I didn't mean to imply that his withdrawals wouldn't suck ass, I've had withdrawals several times from relatively small smounts to moderate amounts over long periods and found that certain substances that were useful in the former did fuck all in the latter. That's all I meant to imply.
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    #6
    Bluelighter suessmayr's Avatar
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    In my view, your WD's were tolerable because you had a tiny habit for a tiny period of time.

    I withdrew from bupe after many years and, like Cane2theLeft suggested, mirtazepine did FUCK ALL.
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    #7
    Bluelighter
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    Quote Originally Posted by Cane2theLeft View Post
    ^ my apologies... if you have other explanation for the reason it helps, please share. I am not very familiar with mirtazepine use in opioid withdrawal.

    I didn't mean to imply that his withdrawals wouldn't suck ass, I've had withdrawals several times from relatively small smounts to moderate amounts over long periods and found that certain substances that were useful in the former did fuck all in the latter. That's all I meant to imply.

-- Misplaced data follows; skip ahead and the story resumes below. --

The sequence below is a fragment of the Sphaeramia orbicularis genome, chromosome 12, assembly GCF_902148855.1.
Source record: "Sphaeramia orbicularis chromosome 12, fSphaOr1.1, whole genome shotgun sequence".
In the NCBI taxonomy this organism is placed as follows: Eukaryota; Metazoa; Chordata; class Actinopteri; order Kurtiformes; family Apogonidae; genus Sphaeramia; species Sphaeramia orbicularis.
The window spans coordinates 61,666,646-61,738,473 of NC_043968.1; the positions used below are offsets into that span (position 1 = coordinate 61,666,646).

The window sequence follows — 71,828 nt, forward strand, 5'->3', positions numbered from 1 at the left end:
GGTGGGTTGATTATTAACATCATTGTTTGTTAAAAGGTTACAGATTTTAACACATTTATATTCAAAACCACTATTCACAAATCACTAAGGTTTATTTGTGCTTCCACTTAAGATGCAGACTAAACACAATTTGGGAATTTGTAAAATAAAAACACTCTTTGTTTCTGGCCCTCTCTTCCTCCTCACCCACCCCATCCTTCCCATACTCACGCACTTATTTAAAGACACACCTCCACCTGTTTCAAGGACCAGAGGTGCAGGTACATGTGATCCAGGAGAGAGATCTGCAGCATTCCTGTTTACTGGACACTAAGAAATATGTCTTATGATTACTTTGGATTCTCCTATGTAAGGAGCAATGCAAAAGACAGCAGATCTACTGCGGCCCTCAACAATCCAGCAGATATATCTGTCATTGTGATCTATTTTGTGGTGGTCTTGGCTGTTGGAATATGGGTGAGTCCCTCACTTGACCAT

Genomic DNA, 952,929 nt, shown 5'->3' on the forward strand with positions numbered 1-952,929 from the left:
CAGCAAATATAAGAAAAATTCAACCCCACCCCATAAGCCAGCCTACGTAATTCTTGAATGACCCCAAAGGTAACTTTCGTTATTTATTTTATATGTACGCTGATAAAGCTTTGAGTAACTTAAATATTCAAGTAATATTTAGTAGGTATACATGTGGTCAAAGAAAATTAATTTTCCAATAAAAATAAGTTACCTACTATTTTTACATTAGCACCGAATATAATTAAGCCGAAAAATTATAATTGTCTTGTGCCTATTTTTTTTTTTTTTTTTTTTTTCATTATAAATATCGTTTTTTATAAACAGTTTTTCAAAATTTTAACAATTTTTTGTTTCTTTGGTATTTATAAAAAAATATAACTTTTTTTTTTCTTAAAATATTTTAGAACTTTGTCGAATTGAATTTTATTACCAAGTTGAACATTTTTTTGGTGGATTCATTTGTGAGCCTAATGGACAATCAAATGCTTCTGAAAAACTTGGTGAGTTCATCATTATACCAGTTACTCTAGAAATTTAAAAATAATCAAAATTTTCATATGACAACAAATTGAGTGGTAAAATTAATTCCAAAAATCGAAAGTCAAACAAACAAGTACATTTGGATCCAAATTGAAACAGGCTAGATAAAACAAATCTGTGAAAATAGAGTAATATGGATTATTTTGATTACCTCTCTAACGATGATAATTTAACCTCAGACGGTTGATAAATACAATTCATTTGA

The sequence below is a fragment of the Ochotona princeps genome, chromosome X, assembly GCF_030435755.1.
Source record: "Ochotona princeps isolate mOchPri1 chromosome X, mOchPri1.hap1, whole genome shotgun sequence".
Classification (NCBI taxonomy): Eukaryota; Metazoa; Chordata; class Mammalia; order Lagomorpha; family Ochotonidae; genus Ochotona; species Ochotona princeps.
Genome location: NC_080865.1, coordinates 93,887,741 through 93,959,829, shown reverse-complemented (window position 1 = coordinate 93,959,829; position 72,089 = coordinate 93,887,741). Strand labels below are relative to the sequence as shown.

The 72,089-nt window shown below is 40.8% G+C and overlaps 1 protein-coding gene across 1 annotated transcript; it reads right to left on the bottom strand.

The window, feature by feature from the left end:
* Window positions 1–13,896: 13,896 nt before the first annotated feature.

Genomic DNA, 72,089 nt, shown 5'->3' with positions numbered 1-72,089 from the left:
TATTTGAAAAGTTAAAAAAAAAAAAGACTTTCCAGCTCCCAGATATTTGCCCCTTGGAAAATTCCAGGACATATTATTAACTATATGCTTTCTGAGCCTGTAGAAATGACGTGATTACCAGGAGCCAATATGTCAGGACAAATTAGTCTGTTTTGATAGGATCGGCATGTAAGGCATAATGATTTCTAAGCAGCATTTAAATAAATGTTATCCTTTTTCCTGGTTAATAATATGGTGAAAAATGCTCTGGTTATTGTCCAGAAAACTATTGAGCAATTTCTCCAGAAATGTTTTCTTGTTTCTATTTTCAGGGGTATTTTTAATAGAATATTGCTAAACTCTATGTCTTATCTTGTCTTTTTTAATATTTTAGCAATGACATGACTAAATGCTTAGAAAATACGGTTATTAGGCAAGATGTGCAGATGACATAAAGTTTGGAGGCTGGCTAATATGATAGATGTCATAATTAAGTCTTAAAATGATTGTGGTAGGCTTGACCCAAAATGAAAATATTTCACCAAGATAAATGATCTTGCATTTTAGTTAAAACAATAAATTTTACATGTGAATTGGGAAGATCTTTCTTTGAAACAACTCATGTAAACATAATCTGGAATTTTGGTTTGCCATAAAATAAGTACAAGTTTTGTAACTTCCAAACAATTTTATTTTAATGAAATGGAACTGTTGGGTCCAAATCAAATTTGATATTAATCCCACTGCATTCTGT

No my apologies, looking back I was kind of a dick, especially because there's a good chance you're right. I guess sometimes I read things out loud or in my head in a different tone than they were intended, changing the meaning of the post..heh good thing we don't speak Japanese.
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    #8
    Bluelight Crew Cane2theLeft's Avatar
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    ^ no worries, if you pissed me off I would've just BANNED YOUR ASS

    Obviously we all have limitations to what we know on these topics so it's great to each share pieces so we can figure these things out.

    Funnily enough, the OP requesting information seems to be the most informed on this topic
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    #9
    Bluelighter suessmayr's Avatar
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    Quote Originally Posted by cane2theleft View Post
    ^ no worries, if you pissed me off i would've just banned your ass
    lol
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    #10
    Greenlighter
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    I know this had already been said but speaking of my own experience mirtazapine does help significantly with opiod withdrawal. My drugs of choice were iv dauladid and heroin. I would agree it help about 60 percent and I was a heavy user. In closing, I know it's hell but stay strong you can do it.
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    #11
    Bluelighter
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    I've had Mirtazipine prescribed for anxiety and to aid sleep (Cos I'm on everything else) so I'm not surprised if your anxiety was helped with mirtaz. And yes the sedating effects do wear off quickly though one night it doesn't do shit then the next night the same dose owns me in the sedation department so I don't know. Lyrica and Mirtazapine are great for knock out sleep - It's making it to the bed I find difficult. Falling asleep in random places seems to be my issue the last few days.